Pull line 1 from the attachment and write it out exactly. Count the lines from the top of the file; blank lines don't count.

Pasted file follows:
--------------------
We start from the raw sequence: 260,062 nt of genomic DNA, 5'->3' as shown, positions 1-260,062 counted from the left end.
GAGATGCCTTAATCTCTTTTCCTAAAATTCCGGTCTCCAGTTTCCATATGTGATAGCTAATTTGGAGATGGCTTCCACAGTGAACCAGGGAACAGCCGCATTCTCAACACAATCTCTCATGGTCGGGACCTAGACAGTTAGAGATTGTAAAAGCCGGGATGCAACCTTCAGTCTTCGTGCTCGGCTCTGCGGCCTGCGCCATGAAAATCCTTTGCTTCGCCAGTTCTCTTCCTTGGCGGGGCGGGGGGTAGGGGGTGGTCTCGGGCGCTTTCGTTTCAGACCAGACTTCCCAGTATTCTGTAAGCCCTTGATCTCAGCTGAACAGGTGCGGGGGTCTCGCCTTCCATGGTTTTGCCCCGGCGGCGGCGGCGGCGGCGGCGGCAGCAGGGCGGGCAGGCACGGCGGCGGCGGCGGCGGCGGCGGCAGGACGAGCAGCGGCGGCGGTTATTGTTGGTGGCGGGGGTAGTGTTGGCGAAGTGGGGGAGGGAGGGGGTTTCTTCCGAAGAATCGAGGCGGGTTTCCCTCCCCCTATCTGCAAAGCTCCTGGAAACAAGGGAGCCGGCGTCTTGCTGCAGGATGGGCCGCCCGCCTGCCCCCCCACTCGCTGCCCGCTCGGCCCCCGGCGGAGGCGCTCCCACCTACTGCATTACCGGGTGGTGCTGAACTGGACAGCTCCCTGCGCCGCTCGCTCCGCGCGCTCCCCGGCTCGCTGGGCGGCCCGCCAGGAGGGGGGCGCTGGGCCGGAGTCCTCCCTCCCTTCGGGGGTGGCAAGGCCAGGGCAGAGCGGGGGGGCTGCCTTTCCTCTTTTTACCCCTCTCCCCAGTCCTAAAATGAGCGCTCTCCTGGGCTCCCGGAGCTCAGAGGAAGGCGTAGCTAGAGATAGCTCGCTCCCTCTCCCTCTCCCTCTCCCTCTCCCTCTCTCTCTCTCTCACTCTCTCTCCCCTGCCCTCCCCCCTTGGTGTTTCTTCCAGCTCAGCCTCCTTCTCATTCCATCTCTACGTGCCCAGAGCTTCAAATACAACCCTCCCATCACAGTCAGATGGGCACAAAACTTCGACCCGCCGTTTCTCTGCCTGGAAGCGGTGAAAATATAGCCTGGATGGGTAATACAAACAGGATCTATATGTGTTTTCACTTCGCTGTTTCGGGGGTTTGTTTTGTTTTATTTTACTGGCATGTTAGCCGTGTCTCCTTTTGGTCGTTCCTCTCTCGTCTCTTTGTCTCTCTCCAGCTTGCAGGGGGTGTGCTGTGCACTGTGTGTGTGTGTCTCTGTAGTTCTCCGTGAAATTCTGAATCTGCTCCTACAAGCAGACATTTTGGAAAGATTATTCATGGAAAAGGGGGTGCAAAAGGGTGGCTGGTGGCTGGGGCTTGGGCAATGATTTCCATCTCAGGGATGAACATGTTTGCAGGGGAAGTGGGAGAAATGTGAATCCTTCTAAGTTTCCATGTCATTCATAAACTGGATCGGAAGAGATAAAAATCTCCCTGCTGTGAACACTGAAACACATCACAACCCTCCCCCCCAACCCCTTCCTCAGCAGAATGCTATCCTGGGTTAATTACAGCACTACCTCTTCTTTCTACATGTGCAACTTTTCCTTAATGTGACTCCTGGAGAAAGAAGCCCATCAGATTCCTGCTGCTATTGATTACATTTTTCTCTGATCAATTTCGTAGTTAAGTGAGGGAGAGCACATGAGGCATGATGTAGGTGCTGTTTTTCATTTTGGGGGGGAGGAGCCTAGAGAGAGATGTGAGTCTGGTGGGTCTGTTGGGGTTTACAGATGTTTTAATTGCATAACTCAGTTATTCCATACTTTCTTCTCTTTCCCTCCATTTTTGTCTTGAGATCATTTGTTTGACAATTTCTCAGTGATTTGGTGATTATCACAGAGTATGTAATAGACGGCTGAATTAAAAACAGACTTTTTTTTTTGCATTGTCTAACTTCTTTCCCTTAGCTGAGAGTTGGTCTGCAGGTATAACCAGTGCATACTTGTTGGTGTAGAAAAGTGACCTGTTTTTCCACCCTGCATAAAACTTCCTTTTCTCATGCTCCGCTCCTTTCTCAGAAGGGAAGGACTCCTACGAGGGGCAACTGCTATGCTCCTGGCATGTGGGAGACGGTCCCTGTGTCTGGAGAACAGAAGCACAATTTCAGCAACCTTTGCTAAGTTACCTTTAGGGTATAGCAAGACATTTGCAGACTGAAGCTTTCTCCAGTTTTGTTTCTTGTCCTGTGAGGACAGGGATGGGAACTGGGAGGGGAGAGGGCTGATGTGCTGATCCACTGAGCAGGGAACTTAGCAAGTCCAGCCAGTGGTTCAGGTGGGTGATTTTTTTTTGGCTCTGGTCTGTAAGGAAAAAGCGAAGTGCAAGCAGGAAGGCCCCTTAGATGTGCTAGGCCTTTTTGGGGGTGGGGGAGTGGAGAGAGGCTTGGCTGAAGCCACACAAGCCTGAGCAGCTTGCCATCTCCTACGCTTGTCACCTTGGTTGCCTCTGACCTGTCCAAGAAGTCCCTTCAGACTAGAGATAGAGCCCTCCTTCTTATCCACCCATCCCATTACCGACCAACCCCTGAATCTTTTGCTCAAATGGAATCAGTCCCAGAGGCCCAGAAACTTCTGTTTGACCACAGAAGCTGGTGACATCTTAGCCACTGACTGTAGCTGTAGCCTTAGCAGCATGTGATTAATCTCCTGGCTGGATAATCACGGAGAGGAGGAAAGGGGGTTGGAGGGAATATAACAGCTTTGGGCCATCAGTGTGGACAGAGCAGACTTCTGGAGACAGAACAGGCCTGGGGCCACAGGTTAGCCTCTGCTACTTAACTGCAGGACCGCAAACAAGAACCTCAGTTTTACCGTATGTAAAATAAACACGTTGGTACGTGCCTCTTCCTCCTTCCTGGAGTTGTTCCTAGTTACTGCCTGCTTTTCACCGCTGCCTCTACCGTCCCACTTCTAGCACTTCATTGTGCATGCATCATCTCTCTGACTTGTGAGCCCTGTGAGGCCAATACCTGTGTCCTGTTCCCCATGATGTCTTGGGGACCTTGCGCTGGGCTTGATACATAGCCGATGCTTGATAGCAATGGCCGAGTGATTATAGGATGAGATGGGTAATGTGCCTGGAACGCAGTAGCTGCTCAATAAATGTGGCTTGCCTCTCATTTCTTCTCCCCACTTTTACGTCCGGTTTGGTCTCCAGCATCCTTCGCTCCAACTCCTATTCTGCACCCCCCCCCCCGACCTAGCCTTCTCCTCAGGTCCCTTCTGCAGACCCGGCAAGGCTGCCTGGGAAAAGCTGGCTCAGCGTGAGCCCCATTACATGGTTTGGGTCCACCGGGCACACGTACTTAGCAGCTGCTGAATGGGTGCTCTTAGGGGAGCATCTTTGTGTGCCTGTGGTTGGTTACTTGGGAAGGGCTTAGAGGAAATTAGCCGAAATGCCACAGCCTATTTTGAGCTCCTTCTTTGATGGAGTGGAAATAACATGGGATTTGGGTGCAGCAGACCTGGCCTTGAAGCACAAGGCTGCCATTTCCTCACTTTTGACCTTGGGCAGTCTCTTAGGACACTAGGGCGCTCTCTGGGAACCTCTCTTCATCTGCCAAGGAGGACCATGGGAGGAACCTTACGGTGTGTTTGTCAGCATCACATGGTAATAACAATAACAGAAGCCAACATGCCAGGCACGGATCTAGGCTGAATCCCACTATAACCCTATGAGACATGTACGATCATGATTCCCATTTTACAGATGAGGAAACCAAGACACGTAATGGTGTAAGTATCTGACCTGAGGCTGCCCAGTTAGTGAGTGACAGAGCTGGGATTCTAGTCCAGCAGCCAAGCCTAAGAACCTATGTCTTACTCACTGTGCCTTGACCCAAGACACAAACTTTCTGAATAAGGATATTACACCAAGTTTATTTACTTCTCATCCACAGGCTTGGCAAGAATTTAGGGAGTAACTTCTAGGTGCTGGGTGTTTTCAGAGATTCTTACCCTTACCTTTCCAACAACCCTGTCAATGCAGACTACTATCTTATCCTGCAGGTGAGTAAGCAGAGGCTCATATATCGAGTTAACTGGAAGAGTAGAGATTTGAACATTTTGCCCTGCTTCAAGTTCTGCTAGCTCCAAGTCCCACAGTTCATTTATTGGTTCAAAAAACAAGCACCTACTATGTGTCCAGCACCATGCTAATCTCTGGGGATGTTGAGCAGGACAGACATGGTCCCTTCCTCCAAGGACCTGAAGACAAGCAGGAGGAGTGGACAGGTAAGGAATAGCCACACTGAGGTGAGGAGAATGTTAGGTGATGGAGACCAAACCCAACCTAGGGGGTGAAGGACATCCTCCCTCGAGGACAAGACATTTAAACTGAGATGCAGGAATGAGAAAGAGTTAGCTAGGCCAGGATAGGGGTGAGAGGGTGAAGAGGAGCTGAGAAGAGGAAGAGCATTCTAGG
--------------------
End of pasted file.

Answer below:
We start from the raw sequence: 260,062 nt of genomic DNA, 5'->3' as shown, positions 1-260,062 counted from the left end.